Thank you all for the great feedback. Regarding seeing the letters at a larger size; a large sized PDF (from earlier) can be seen at http://www.helveticbrands.ch/cs2.pdf

hrant, I found the shears worked better with the symbol when they mimicked its 30°/60° angles. You are very right about how it is centred, mathematically for now - thanks for this.

Eos thanks for the feedback, I have attached a variant below of how the symbol looks next to the type. I find it may be a bit too long in this way.

altaira, interesting view point! When talking with the client we discussed this very issue and came to the conclusion that the idea of “loading” is a positive and relevant association if perceived at all. The loading icon did not even factor into my initial concepts. It was originally inspired by the barcode and the speech bubble funnily enough.

Thanks again for the comments, very interesting and definitely thought provoking.

epsilicon, the symbol at the moment has double the stroke of the type. I found that especially in the vertical version it needed to have more impact. I did research having all the same stroke however and have inserted the image below.

I appreciate your comments everyone, thank you all.

hrant's picture

Wow, great idea with the speech bubble! It would be nice if you could make it more noticeable (right now it isn't at all) without making the turning bars too cluttered.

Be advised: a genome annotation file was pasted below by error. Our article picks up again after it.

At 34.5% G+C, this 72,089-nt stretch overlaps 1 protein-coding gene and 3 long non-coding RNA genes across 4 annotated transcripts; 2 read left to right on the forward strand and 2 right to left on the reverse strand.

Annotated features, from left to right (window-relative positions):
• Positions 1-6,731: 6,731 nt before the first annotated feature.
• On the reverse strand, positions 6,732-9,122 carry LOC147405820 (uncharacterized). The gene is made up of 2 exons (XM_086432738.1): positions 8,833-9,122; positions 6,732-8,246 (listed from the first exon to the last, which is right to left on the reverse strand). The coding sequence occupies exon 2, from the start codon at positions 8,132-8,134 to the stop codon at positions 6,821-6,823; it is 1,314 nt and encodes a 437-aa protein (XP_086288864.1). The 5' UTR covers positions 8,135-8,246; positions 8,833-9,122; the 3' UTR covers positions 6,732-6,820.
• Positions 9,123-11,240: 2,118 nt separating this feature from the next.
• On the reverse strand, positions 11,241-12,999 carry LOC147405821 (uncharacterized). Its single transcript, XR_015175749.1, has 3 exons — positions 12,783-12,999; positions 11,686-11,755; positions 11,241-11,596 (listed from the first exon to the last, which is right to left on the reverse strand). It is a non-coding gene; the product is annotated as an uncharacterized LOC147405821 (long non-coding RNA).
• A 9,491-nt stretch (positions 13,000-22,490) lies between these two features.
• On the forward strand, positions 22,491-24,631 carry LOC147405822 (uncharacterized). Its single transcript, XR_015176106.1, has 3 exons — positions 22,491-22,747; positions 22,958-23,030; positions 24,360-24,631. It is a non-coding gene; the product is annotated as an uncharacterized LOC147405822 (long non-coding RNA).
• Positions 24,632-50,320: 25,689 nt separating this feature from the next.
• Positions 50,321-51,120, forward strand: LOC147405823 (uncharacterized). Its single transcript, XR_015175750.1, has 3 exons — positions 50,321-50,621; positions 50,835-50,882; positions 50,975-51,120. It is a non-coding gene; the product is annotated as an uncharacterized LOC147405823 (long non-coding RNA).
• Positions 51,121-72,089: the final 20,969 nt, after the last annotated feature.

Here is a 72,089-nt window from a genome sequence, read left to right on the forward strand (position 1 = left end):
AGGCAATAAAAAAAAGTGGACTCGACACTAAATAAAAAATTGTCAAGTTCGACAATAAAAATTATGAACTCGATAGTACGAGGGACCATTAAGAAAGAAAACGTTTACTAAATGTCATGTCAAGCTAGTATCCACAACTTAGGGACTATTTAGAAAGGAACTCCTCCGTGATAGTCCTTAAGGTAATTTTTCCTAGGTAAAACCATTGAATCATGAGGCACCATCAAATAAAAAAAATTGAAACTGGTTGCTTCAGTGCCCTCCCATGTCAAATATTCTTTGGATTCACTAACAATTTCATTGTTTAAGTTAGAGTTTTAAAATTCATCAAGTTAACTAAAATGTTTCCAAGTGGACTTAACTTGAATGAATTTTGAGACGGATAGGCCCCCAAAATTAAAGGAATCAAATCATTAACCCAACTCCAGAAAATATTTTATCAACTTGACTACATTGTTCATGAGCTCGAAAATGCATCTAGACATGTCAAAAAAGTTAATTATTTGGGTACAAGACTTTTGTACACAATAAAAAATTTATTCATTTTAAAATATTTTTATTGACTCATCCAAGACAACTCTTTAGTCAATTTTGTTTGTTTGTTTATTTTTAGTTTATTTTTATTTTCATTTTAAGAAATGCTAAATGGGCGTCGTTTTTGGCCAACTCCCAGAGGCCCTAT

Looking at the PDF:
- Your idea for the "k" is interesting, and I think it can work if you make the curve bigger; and you should curve in the top of the stem-arm join too.
- The "s" can be rigid that like, but it's also pretty choppy in its curve transitions. It's a very difficult shape to get right, and it's not easy to verbalize how to possibly fix it. That said, you might be able to get away with leaving it mostly like this, but just improving the "internal" straight-to-curve transitions*: bottom-left of the top counter and top-right of the bottom counter.
- Since the bar-circle has to go left, I would align the bottom-center bar with the space between the "s" and the "p".
- Should the bars in the bar-circle be thicker?

* Make the straight segment shorter and start the curve earlier.

hhp

Helvetic Brands's picture

Thanks for the brilliant feedback hrant.

You gave me things to think about and it is greatly appreciated. I definitely think the “k” looks better with curvy join and the “s” needed some attention to detail. I also aligned the centre bar with the “s” and “p”. PDF version can be seen at http://www.helveticbrands.ch/cs4.pdf

Helvetic Brands's picture

Since I have last posted I have been considering a few more options for the size of the symbol. In reducing the size so that it matches the stroke of the type, I feel it works better, how about you guys?

On a side note, the lettering has become a full typeface ( lowercase only ) for headlines and I have included it below as well for any interested.

hrant's picture

I think the logo looks good (but I'm no expert on that stuff).

The font: it really needs its own thread.

hhp

Syndicate content Syndicate content